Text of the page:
Trustees reflect on school board service
There were two times during his tenure as a Douglas County school board member that George Echan said he cried.
“The first was giving my son Todd a high school diploma at Whittell in 2000 and the second was Tuesday night thinking about departing from the board,” the Lake Tahoe lawyer said in an interview last week.
Echan, who served on the board since 1998, and Don Forrester, called out of retirement in 2003 to fill an unexpired term during the last legislative session, were honored at the Dec. 14 meeting. Neither trustee sought re-election in November.
“I don’t think people realize the commitment it takes,” Superintendent John Soderman said. “Being on the school board is as close as you can get to your constituents in the political process.
“You can fool with people’s roads, you can change athletic programs at the recreation department – you can even raise taxes. But if you fool with people’s kids, you’ve got war.”
Soderman remembered Forrester as someone who tried to make everybody happy.
“And George, he was like a laser beam as he got to the heart of every issue,” Soderman said.
“On the other side, we never really understood any of his motions, but they were always so eloquent, that they passed,” Soderman joked.
In reviewing his tenure, Echan quoted author Charles Dickens “that it was the best of times, it was the worst of times.”
The most challenging, he said, was implementation of the competencies and strategic plan.
“It’s impossible to overstate the degree of institutional resistance,” he said. “Skepticism was rampant; holding the course at the board level was really taxing at that time.”
Echan said teacher discontent was at its highest from 1998-2001.
“They were being asked to do more and were not being rewarded even by a cost of living salary increase,” he said. “The crankiness was fully understandable.”
That period also marked what Echan cited as board dysfunction.
“Each board member then – including myself – contributed to many instances of disrespect and in-fighting. That’s what pains me most in retrospect.”
As difficult as implementation was of the competency-based system, Echan said it pushed Douglas County ahead of the state and national curve in anticipating state standards and the federal mandates of No Child Left Behind.
“I am really proud of the teacher-administration collaboration not only in academics, but in lobbying the Legislature. I’ll never forget marching arm-in-arm with teachers picketing the Legislature. It was really a seminal moment for me,” Echan said.
Forrester cited the quality of Douglas County’s teachers and administrators.
“Before I came on the board, I always thought public employees meant one guy working and three watching. It’s not way in Douglas County. People like (Superintendent) John Soderman work at least 60 hours a week. The teachers, too. They treat the school district like it’s their own business,” he said.
Forrester said he is concerned about Douglas County’s efforts toward redevelopment and the impact it has on school funding.
“We’re selling our souls for sales tax dollars for the next 30 years that the school district won’t get. It’s corporate welfare,” he said.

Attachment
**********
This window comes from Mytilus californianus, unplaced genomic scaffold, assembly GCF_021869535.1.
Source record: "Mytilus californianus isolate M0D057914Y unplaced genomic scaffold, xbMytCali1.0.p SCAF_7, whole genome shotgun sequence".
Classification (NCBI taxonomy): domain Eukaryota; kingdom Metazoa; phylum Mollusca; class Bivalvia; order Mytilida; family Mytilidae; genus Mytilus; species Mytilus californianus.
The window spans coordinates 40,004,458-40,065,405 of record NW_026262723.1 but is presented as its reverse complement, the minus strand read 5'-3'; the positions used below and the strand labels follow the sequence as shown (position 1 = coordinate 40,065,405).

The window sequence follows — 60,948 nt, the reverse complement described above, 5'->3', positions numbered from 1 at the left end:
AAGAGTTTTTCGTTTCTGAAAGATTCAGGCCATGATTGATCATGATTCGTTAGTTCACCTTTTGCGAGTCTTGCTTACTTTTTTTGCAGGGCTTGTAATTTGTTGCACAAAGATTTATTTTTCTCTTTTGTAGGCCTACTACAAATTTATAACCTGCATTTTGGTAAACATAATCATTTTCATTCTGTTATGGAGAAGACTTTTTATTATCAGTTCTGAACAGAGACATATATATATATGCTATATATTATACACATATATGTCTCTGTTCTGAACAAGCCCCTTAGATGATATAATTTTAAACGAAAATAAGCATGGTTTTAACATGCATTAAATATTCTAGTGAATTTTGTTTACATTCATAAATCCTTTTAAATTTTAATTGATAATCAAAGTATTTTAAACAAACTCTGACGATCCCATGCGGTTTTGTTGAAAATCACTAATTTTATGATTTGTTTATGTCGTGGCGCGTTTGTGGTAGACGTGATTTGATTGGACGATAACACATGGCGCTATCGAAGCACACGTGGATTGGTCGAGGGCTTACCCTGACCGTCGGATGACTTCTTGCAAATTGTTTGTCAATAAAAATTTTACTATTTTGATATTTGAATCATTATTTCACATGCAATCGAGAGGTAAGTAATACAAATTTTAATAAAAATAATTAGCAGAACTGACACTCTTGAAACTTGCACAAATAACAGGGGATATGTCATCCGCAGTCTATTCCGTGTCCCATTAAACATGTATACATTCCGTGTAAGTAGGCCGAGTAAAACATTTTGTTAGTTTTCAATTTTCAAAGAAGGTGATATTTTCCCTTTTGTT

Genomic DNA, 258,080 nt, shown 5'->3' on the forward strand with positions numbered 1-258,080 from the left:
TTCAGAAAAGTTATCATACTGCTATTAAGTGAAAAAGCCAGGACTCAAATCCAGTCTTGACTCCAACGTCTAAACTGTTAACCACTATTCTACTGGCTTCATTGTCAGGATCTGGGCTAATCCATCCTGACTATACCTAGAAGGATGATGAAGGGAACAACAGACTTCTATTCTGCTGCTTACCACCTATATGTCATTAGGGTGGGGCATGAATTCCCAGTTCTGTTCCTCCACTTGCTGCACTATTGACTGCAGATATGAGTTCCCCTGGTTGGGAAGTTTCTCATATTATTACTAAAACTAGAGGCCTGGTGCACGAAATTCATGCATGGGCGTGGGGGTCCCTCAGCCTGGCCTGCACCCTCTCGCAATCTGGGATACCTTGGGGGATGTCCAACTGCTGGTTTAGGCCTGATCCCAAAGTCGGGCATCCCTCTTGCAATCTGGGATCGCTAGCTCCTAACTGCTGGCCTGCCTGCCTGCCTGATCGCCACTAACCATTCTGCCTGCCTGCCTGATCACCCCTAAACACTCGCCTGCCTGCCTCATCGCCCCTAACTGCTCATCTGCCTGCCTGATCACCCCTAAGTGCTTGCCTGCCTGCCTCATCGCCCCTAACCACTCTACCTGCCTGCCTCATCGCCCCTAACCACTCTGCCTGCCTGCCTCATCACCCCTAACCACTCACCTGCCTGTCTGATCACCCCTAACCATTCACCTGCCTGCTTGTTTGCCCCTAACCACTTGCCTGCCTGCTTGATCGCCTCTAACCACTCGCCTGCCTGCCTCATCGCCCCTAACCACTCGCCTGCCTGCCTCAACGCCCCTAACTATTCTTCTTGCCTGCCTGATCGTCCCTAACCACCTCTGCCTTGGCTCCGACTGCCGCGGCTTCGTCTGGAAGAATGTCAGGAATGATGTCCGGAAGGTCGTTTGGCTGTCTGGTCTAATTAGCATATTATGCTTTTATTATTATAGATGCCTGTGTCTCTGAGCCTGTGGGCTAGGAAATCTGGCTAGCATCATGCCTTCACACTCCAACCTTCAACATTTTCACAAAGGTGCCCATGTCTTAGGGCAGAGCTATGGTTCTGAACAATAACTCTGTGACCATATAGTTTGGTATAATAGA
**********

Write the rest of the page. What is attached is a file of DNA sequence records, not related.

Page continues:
“We tried to get them (the county) to bypass the school district. They can do that, but they won’t,” he said.
Redevelopment is funded through a tax increment mechanism. Property taxes in those areas – including those of other agencies such as the school board and swimming pool district – are frozen. As rates go up, agencies collect taxes at the frozen rate while the remainder of the taxes go toward redevelopment.
School officials were upset that the Sunridge Golf Course was added to the next proposed redevelopment district in north Douglas County.
“Seventy-five percent of the land in the district has to be developed, so they pulled in Sunridge,” Forrester said.
Forrester said he doesn’t believe the 2005 legislative session will present the same challenges to school funding that marked the 2003 battle.
“I don’t think there will be a push for new taxes,” he said. “The economy is in better shape in the state. No. 1 is to figure out if we’re going to grow again. We did 800 building permits last year and had hardly any new kids.”
Declining enrollment at the Douglas County’s Lake Tahoe schools has been the subject of meetings between parents and school officials as well as the turnover of principals at Whittell High School.
“Lake parents have very, very high expectations.” Echan said. “Their interest has been their passion for their kids. I never considered it petty. They had very legitimate complaints and I think those issues are moving in the right direction.”
As for consolidation of schools if the enrollment drops, Echan and Forrester said a decision is four or five years down the road, but discussion is under way.
Forrester advised the new board members to resist the urge to micromanage.
“When you first get on the board and people call you up, you feel important. You want to flex your muscles. The only person we ‘boss’ is John (Soderman). Don’t bug the administration and the principals,” he said.
Echan and Forrester urged the board members to try to avoid what Forrester called “tail-chasing.”
“The board should not be distracted by day-to-day business,” Echan said. “There is an obligation to think about what the district will look like and should be doing in five to 10 years.”
Both men said they would continue public service.
Forrester said he would be available when the Legislature convenes in February in Carson City.
Echan is a former Douglas County planning commissioner and has held leadership positions in the Tahoe-Douglas Chamber of Commerce, Lake Tahoe Visitors Authority and the Rotary Club.
“I come from a family where community service is part of your responsibility. I will definitely be back in public service,” he said.
— Sheila Gardner can be reached at email@example.com or 782-5121, ext. 214.